Notre-Dame De Paris Cathedral Was Historical First In Using Iron Reinforcements In 12th Century
The Notre-Dame de Paris is the first known cathedral of Gothic-style architecture to be initially constructed with extensive use of iron to bind stones together. The 2019 fire that significantly damaged the cathedral enabled analyses leading to this discovery, by Maxime L’Héritier of Université Paris 8, France and colleagues, who present these findings in the open-access journal PLOS ONE.
At the time of its construction in the mid-12th century, Notre-Dame was the tallest building ever erected, reaching a height of 32 meters. Previous research suggests that this record was made possible by combining a number of architectural innovations. However, despite extensive use of iron reinforcements in more recent cathedrals and in efforts to restore old buildings, it has been unclear what role iron might have played in Notre-Dame’s initial construction.
Now, the 2019 fire and subsequent restoration have allowed L’Héritier and colleagues to access previously concealed parts of Notre-Dame that hold clues to the possible use of iron in its construction. The researchers obtained samples of material from 12 iron staples used to bind stones together in different parts of the building, including the tribunes, nave aisles, and upper walls. They applied radiocarbon dating as well as microscopic, chemical, and architectural analyses to better understand the staples.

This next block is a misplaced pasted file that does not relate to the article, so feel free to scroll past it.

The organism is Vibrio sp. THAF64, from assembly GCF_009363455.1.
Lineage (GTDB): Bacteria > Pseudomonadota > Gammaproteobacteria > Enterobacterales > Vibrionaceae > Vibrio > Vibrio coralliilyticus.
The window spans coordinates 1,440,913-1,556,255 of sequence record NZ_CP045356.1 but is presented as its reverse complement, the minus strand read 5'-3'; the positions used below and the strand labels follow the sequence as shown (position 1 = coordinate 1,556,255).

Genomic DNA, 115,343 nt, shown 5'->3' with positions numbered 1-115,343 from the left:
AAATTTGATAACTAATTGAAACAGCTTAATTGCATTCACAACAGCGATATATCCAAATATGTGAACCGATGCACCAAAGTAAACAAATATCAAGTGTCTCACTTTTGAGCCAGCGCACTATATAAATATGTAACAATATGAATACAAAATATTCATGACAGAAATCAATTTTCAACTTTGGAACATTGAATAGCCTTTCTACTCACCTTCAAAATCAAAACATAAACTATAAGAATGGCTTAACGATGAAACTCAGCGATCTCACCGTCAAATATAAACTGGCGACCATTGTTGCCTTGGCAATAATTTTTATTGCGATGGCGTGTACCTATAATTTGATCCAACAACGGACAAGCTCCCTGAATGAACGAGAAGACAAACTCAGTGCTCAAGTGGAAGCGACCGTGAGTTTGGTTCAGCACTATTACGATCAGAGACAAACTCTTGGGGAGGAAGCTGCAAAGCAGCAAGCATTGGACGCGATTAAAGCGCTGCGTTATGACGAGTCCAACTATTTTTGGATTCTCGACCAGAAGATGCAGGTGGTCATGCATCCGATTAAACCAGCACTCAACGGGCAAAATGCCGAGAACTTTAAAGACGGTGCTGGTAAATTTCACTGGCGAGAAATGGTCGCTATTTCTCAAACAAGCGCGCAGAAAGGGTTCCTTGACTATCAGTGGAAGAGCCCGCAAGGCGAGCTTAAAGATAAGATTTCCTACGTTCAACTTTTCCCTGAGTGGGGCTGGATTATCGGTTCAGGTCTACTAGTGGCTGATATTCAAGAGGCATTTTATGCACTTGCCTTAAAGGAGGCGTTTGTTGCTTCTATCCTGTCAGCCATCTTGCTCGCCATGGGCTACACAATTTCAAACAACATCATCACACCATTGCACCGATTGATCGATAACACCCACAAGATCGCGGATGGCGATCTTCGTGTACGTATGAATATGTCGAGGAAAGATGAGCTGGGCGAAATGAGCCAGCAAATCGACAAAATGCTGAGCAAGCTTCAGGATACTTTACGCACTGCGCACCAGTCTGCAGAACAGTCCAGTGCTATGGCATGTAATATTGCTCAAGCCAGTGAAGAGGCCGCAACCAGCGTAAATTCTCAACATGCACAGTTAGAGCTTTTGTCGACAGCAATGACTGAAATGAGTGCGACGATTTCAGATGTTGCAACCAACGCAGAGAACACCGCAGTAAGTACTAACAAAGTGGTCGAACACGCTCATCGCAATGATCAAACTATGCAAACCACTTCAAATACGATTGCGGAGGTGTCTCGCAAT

These analyses suggest that iron staples were indeed used in the earliest phases of construction of Notre-Dame in the 1160s, making it the first building of its type to have relied on iron staples throughout its structure.
In combination with other archaeological and historical knowledge for that time period, the analyses also provide information that could help deepen understanding of the iron trade, circulation, and forging in 12th and 13th century Paris. For instance, many of the staples appear to have been forged by welding together pieces of iron obtained from a number of different supply sources.
The researchers note that further analyses of Notre-Dame samples and a comprehensive database of historical iron producers in the region are needed to confirm and expand on their novel findings regarding the medieval Parisian iron market.
The authors add: “Radiocarbon dating reveals that Notre-Dame de Paris is indisputably the first Gothic cathedral where iron was thought of as a real building material to create a new form of architecture. The medieval builders used several thousand of iron staples throughout its construction.”